Cannabis has been used for ritual, medicine, enjoyment, and industrial applications like paper, textiles, and ropes for literal millennia, and as more states allow for legal medicinal and adult-use markets, industry players have created ever more innovative technologies and products that propel a booming cannabis marketplace.
One company experimenting in cannabis growth technologies is Kentucky-based Space Tango, a “leader in the commercialization of space through R&D, bioengineering, and manufacturing in microgravity.” The company, in partnership with Atalo Holdings and Anavil Market, is conducting experiments on the International Space Station (ISS) to learn how cannabis grows in space.
So far, the company has conducted eight missions and 88 experiments on hemp – cannabis’ non-intoxicating and legal cousin – aboard the ISS. The primary challenge of growing any plant is space is microgravity, which NASA describes as the “condition in which people or objects appear to be weightless.” Simple enough, but what exactly does that mean for growing cannabis in space, and how do those findings make their way back to Earth?
Is it Possible for Marijuana to Grow in Space and Microgravity?
Cannabis is a plant that requires certain stresses – both positive and negative – to grow into robust and efficacious plants. Some stressors that are necessary to healthy growth are air circulation, plant training, and the appropriate humidity and temperature.
But negative stressors play a role, too; if there are interruptions in the light cycle, or humidity and temperature are too high or low, cannabis crops could be ruined. But finding the necessary balance between the positive and negative is a delicate process.
Current Research into Growing Weed in Space
Space Tango founder Kris Kimel is a former NASA engineer, whose theory begins with the idea that growing hemp in microgravity could be less stressful for the plant. Thus far, the startup has set up two micro laboratories in microwave-sized clean labs to conduct experiments on the ISS, using microwave-sized clean labs to conduct experiments.
Kimel hopes that by eliminating stress from the hemp growing process in a microgravity environment that they will learn how to bring those lessons quite literally back to Earth. This could potentially provide a better, more predictable, and efficient method for growing cannabis.
Dr. Joe Chappell, who serves on the Space Tango Science Advisory team speaks from experience, having actually conducted microgravity research on plants aboard the ISS. “When plants are stressed, they pull from a genetic reservoir to produce compounds that allow them to adapt and survive,” he said in a press release. “Understanding how plants react in an environment where the traditional stress of gravity is removed can provide new insights into how adaptations come about and how researchers might take advantage of such changes for the discovery of new characteristics, traits, biomedical applications, and efficacy.”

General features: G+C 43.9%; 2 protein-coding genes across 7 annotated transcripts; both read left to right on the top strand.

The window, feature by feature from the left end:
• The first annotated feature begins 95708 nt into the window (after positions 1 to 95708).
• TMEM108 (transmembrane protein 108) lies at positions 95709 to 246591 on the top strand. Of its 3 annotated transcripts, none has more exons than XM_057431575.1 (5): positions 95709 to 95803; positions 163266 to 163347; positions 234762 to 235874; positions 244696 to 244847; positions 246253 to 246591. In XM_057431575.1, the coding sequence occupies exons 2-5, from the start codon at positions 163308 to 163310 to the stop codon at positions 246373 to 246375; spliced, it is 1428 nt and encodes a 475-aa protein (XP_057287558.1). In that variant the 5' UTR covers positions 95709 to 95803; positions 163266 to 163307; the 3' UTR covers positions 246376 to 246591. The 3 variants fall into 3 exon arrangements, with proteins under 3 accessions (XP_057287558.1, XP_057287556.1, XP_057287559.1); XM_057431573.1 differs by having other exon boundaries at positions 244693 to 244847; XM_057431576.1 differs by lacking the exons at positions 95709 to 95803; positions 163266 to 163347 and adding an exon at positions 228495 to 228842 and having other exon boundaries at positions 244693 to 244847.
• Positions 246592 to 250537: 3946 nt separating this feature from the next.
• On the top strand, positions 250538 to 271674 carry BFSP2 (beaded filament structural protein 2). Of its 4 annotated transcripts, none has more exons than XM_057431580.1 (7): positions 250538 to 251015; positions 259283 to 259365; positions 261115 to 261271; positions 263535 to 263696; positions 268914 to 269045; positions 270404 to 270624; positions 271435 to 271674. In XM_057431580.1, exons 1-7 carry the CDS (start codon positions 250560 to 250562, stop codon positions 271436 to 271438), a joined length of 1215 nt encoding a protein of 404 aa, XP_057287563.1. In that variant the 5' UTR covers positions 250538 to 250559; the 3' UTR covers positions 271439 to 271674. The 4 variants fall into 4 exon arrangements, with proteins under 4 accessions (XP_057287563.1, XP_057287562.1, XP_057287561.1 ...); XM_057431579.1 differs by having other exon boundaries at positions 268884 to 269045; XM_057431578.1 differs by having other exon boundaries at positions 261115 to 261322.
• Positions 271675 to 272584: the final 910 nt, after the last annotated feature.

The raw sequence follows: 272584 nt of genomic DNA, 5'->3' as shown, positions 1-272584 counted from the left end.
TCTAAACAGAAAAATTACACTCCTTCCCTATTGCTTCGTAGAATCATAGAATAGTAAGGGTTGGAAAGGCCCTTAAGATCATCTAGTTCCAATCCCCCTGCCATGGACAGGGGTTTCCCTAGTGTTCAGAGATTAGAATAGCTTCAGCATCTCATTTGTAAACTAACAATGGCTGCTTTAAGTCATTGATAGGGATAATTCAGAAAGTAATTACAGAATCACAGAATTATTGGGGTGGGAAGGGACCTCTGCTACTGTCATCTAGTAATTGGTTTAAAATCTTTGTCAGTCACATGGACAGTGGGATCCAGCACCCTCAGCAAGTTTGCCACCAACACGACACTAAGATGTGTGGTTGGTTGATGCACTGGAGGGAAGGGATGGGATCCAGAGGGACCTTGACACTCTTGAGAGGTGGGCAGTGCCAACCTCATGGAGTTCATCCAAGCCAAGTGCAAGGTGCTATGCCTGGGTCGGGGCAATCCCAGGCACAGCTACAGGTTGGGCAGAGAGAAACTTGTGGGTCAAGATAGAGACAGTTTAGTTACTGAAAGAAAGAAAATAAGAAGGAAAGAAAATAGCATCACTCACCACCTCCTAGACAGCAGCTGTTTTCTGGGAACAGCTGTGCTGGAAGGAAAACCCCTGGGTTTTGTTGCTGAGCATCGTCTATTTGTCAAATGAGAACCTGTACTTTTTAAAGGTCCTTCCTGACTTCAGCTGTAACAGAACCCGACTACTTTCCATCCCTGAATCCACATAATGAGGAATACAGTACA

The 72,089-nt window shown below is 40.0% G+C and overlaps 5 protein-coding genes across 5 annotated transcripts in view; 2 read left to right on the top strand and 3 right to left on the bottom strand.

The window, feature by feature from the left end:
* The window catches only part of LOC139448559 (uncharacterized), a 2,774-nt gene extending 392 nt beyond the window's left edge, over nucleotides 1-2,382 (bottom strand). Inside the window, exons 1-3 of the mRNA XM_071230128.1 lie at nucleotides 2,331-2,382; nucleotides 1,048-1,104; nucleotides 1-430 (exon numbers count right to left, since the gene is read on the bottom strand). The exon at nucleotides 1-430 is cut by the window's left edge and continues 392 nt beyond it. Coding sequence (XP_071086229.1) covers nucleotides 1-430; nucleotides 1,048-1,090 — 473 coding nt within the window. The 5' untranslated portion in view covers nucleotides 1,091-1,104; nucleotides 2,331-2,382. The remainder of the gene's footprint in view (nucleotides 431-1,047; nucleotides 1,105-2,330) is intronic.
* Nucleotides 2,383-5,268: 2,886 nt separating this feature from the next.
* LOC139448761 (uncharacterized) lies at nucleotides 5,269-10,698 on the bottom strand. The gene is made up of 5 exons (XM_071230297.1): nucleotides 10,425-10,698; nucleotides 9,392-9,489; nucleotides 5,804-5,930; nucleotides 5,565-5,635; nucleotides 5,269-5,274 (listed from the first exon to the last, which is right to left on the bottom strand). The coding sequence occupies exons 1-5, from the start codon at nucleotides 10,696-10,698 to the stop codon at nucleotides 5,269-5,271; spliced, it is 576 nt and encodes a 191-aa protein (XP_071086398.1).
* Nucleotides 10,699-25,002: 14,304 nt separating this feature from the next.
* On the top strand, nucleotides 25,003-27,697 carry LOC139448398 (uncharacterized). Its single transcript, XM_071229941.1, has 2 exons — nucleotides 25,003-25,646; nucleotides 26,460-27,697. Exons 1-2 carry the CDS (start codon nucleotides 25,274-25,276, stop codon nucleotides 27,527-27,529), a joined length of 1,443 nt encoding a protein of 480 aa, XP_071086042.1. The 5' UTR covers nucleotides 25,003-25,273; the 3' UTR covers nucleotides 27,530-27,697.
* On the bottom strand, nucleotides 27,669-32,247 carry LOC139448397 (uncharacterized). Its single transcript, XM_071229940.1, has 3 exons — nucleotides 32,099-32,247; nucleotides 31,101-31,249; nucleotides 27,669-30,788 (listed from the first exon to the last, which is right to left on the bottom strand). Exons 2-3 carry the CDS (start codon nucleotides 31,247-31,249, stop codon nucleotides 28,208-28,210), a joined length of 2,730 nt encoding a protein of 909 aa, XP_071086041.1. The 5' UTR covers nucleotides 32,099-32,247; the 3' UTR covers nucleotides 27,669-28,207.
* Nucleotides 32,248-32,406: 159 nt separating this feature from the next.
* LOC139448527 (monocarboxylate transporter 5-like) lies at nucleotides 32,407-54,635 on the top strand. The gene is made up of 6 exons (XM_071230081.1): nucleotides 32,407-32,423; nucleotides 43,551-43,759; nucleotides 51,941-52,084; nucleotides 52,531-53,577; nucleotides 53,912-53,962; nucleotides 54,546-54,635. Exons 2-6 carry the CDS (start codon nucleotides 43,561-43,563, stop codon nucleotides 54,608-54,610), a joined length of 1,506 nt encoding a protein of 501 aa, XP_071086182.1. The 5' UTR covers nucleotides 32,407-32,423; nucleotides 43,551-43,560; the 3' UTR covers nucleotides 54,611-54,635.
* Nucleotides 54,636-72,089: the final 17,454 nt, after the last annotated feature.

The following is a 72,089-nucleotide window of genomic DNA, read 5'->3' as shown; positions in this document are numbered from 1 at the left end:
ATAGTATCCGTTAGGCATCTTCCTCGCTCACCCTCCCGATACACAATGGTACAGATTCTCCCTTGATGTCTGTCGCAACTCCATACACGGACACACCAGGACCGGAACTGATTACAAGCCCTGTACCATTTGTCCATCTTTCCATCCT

Kimel said that the company is focused in particular on how microgravity may affect the growth of hemp-derived CBD, a market expected to be worth $1.8 billion by 2022. For the time being, the experiments are being conducted on hemp (made legal in the U.S. by the 2018 Farm Bill), but as more legal markets open up via legislation or voter initiatives, applying the lessons learned from growing in microgravity could be applied to expanding legal marijuana markets as well.
What’s Next for Space Hemp and Growing Weed in Low Gravity?
Though Space Tango is the first to grow hemp in space, they’re not the first to send cannabis beyond Earth’s atmosphere. A 2017 publicity stunt from near space exploration company Sent Into Space launched the Thin Mint GSC strain up to 118,000 feet. Upon its fall back to Earth, the weed was sold to a dispensary in Arizona. Luckily, the lessons learned from the Space Tango experiments could eventually benefit cannabis consumers across the country or even the world, and not just one dispensary.
What do you think about growing cannabis in space? Share your thoughts in the comments below.
Photo Credit: NASA (license)